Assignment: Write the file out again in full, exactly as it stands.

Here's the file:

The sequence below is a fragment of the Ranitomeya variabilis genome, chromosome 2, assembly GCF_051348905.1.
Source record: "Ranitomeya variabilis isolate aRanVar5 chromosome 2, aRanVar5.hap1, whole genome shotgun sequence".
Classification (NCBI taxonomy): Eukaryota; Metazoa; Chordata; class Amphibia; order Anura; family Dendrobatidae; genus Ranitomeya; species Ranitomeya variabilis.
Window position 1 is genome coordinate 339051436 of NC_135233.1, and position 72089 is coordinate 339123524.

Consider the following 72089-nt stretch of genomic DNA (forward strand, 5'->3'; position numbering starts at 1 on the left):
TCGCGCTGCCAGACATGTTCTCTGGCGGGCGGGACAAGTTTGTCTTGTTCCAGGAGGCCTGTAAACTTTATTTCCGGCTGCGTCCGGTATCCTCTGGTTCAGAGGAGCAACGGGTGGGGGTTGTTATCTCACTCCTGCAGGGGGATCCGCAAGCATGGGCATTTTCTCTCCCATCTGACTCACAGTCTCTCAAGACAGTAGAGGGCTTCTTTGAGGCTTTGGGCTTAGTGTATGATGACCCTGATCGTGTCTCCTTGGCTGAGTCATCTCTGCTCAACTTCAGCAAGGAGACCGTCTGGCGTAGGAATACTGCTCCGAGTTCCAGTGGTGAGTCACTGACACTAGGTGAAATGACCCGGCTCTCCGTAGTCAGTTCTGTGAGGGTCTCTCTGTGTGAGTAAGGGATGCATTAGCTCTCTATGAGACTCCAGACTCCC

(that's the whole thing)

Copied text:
The sequence below is a fragment of the Ranitomeya variabilis genome, chromosome 2, assembly GCF_051348905.1.
Source record: "Ranitomeya variabilis isolate aRanVar5 chromosome 2, aRanVar5.hap1, whole genome shotgun sequence".
Classification (NCBI taxonomy): Eukaryota; Metazoa; Chordata; class Amphibia; order Anura; family Dendrobatidae; genus Ranitomeya; species Ranitomeya variabilis.
Window position 1 is genome coordinate 339051436 of NC_135233.1, and position 72089 is coordinate 339123524.

Consider the following 72089-nt stretch of genomic DNA (forward strand, 5'->3'; position numbering starts at 1 on the left):
TCGCGCTGCCAGACATGTTCTCTGGCGGGCGGGACAAGTTTGTCTTGTTCCAGGAGGCCTGTAAACTTTATTTCCGGCTGCGTCCGGTATCCTCTGGTTCAGAGGAGCAACGGGTGGGGGTTGTTATCTCACTCCTGCAGGGGGATCCGCAAGCATGGGCATTTTCTCTCCCATCTGACTCACAGTCTCTCAAGACAGTAGAGGGCTTCTTTGAGGCTTTGGGCTTAGTGTATGATGACCCTGATCGTGTCTCCTTGGCTGAGTCATCTCTGCTCAACTTCAGCAAGGAGACCGTCTGGCGTAGGAATACTGCTCCGAGTTCCAGTGGTGAGTCACTGACACTAGGTGAAATGACCCGGCTCTCCGTAGTCAGTTCTGTGAGGGTCTCTCTGTGTGAGTAAGGGATGCATTAGCTCTCTATGAGACTCCAGACTCCC